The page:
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Luka Doncic Has Joined the Vaunted Mike Breen Double-“Bang!” Club

When Doncic hit his buzzer-beater on Sunday, he did more than just beat the Clippers. He took his place among basketball’s true ring of honor.

Getty Images/Ringer illustration

There are 401 inductees in the Naismith Memorial Basketball Hall of Fame. There are 76 players who have won three NBA titles, and 46 who have been named league Most Valuable Player. All of these are impressive clubs with exclusive memberships, but none is as impressive or as exclusive as basketball’s true ring of honor: the Mike Breen Double-“Bang!” Club.

Mike Breen’s “Bang!” is the best sports announcer call of the 21st century. There’s an inherent tension to watching a basketball player release a jump shot: For about two seconds, we must simply follow the ball through the air, waiting to know whether it will clang or fall. And when a shot goes through the net, then comes the Bang. Breen alters how he delivers this call depending on the tenor of the make. Some Bangs are over the top and exuberant; some are terse and firm; some are exhaled and drawn out—“Baaaaaang.” The punctuation varies; some shots are worthy of an exclamation point and some are not. The Bang is an expression of finality that puts the proper bow on the triumph we’ve just witnessed.

But not all shots end. Some exist not in a single moment, but as a touchstone of basketball history. These are the vaunted Double Bangs. To date, there have been three of them, including Luka Doncic’s game-winner in Sunday’s overtime win against the Clippers. Let’s go through all three to put the greatness of Luka’s shot in perspective.

Steph Curry vs. the Thunder (February 27, 2016)

Although this came in a regular-season game, Curry’s buzzer-beater in Oklahoma City feels like the most iconic game-winner of the NBA’s modern era. The Warriors entered this matchup as defending champs, with a record of 53-4 and Curry taking more 3s—and hitting from deeper distances—than anybody ever had.

Still, when Curry brought the ball across half-court with the score tied and just over three seconds remaining, Breen was calling the action like this were a normal basketball game. Just before Curry pulled up, Breen was noting how the Warriors had a timeout. This made sense, because a normal team may have called a timeout, and a normal player might have driven closer to the hoop. But when Curry pulled up from 37 feet to hit his record-tying 12th 3-pointer of the night, Breen knew this moment was historic. He let loose his first Double Bang.

“Don’t ask me why or how it came out,“ Breen said of his debut Double Bang. “It was like an out-of-body experience.”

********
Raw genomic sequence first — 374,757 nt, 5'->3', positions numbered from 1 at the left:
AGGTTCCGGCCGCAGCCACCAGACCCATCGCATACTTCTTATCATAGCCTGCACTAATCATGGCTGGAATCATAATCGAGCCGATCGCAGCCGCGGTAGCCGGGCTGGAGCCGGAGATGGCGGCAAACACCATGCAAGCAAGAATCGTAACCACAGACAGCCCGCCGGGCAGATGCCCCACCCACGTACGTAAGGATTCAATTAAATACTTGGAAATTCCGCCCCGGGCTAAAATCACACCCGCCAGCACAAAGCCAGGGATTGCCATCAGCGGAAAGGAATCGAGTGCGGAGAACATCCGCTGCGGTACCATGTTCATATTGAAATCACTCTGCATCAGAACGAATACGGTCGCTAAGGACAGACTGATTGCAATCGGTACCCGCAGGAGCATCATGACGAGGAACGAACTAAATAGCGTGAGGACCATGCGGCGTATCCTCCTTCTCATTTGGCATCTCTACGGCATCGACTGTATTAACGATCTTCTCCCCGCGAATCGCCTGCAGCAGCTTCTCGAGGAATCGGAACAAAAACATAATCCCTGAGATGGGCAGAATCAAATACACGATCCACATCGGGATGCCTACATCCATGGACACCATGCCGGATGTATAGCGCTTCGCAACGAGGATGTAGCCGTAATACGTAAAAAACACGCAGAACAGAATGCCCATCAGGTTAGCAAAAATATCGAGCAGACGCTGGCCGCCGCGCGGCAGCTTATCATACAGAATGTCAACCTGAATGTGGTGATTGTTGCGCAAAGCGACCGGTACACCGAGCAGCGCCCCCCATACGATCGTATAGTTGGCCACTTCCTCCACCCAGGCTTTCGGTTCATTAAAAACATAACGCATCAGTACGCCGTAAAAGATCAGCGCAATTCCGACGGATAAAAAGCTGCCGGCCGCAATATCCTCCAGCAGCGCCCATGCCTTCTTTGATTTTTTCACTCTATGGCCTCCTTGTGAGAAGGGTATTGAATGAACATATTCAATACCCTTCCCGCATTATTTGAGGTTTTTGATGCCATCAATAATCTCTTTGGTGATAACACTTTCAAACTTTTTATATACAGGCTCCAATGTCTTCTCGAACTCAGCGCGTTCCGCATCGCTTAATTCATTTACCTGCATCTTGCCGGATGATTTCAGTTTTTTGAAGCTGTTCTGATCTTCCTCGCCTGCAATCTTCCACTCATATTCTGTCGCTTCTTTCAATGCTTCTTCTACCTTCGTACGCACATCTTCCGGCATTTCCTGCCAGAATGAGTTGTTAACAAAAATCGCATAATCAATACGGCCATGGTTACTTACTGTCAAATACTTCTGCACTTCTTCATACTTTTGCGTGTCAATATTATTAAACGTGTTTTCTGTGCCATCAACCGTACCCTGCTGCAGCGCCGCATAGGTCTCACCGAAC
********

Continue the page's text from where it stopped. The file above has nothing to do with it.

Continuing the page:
It also established the standard of the Double Bang. This call was reserved for shots that stood for more than just a single game in the standings. It proved that one shot could be worth multiple Bangs.

Eric Gordon vs. the Lakers (January 19, 2019)

Breen’s second Double Bang was slightly less memorable than his first. It did not come on a game-winner, it did not happen in the playoffs, and it did not commemorate a shot you probably even remember. During a Saturday-night matchup between the Lakers and the Rockets, Houston’s Eric Gordon hit a 3 to send the game into overtime.

This is a great shot, but doesn’t seem like an iconic one. Regardless, it will forever go down as a Double Bang. Some will say this is only because Breen got overexcited, or because Breen realized how much people liked the first Double Bang and decided to sprinkle it into his repertoire more. But I do not question the prophet of the Double Bang. Breen is merely the vessel through which the holy words are spoken.

At first, it seemed like Gordon had jumped in order to draw contact with Lance Stephenson. But Gordon realized that no foul was coming, and hoisted the shot rimward despite careening forward at an awkward angle. Everyone, from Gordon to the crowd to Breen, was caught off-guard by the fact that the shot actually went in. The make is a miracle, as is the Double Bang.

I’ve watched this shot dozens of times now. I will watch it hundreds of times more in hopes of reaching a deeper understanding of what makes it a Double Bang.

Luka Doncic vs. the Clippers (August 23, 2020)

The things Doncic did Sunday feel unbelievable. He racked up 43 points, 17 rebounds, and 13 assists—the first player since Wilt Chamberlain to post that exact stat line. He hit the second-longest game-winning shot in playoff history, against the team that was favored to win the Western Conference when the first round began. He did this with his team’s second-best player sidelined due to injury. And he did it like this:

Remember, a Double Bang is not just a game-winner. It’s a moment when you’re not only watching the basketball game on your TV—you’re watching any number of incredible games starring this incredible player over the next decade. When Curry hit that shot in OKC, it was clear that the NBA would change around him. The same goes for Doncic’s shot. And every time we see these greats make miracles in the years to come, we’ll remember how it was foretold by the Double Bang. (I’m still figuring out how Gordon factors into this. Holy works are not meant to be easily explained.)

The first Bang is an acknowledgment that a shot has gone in, as so many shots have before. But the second Bang portends something greater. It is the future of basketball, suddenly interjecting itself onto your screen. It is an echo that will ring through the ages. We welcome Luka Doncic to the exalted realm of the Double Bang, and from our lips we draw the Halleluka.